Penrhyn Quarry Strikes 1896-97 and 1900-03

On 22 November 1900 nearly 3,000 men walked out of the Penrhyn Quarry, which was owned by Lord Penrhyn. The quarrymen were locked out for three years and the community of Bethesda, Gwynedd, never fully recovered.

Previously, in 1896, the quarrymen had been locked out for about eleven months because of a dispute between the workers and the owners, concerning the minimum wage. On that occasion, the workers were forced to return to work without gaining any concessions.

Lord Penrhyn did everything he could to eliminate the North Wales Quarrymen's Union's influence within the Quarry. In April 1900 the Quarry manager, E. A. Young, banned the collection of Union payments in the workplace. Following a strong reaction from the quarrymen to this decision some were forbidden from going back to work and consequently 2,800 men went on strike.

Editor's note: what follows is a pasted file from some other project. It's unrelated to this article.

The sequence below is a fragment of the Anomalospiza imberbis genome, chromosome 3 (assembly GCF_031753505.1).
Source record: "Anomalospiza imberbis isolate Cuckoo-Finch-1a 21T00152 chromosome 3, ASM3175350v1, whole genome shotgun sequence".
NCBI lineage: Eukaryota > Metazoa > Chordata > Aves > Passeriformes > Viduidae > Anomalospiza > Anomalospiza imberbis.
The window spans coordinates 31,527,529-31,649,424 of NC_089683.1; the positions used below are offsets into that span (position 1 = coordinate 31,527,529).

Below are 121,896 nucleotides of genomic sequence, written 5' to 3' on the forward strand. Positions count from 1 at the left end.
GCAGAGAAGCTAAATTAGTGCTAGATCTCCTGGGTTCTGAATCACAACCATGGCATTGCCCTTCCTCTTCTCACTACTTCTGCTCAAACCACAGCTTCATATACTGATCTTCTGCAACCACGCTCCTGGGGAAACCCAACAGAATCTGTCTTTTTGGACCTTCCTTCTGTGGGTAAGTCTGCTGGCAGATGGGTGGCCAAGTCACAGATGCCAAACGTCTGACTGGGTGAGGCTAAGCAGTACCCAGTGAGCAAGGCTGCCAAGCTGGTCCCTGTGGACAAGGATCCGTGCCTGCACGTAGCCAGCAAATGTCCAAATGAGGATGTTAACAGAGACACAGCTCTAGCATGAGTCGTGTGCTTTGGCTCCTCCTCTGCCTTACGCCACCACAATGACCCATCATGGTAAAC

Penrhyn Quarry in 1913 (44K)

Newspaper report on the Penrhyn Quarry Strike.  (50K)

On 11 June 1901, four hundred of the men returned to work, receiving a sovereign each and the promise of a 5% pay increase. This caused some anxiety in the area, and bitterness turned to violence at the end of 1901 when pub windows, and those of the men that had returned to work, were smashed. Signs were placed in windows saying 'No scabs live in this house'. Soon afterwards the Chief Constable of Caernarfonshire sent troops into Bethesda, and a Justice of the Peace arrived to read the Riot Act to the striking men.

The quarrymen returned to work in November 1903 without resolving the main issue of Union recognition. Over £360,000 was lost in wages over the three years and one third of the workforce never returned to the Penrhyn quarry. Following Lord Penrhyn's victory, the first signs of decline in the slate industry, which was so important to life in this part of Wales, became apparent. Strike committee (35K)

Penrhyn Quarry Strikes 1896-97 and 1900-03
The Miners' Next Step and the General Strike of 1926
Miners Strike 1972, 1974 and 1984

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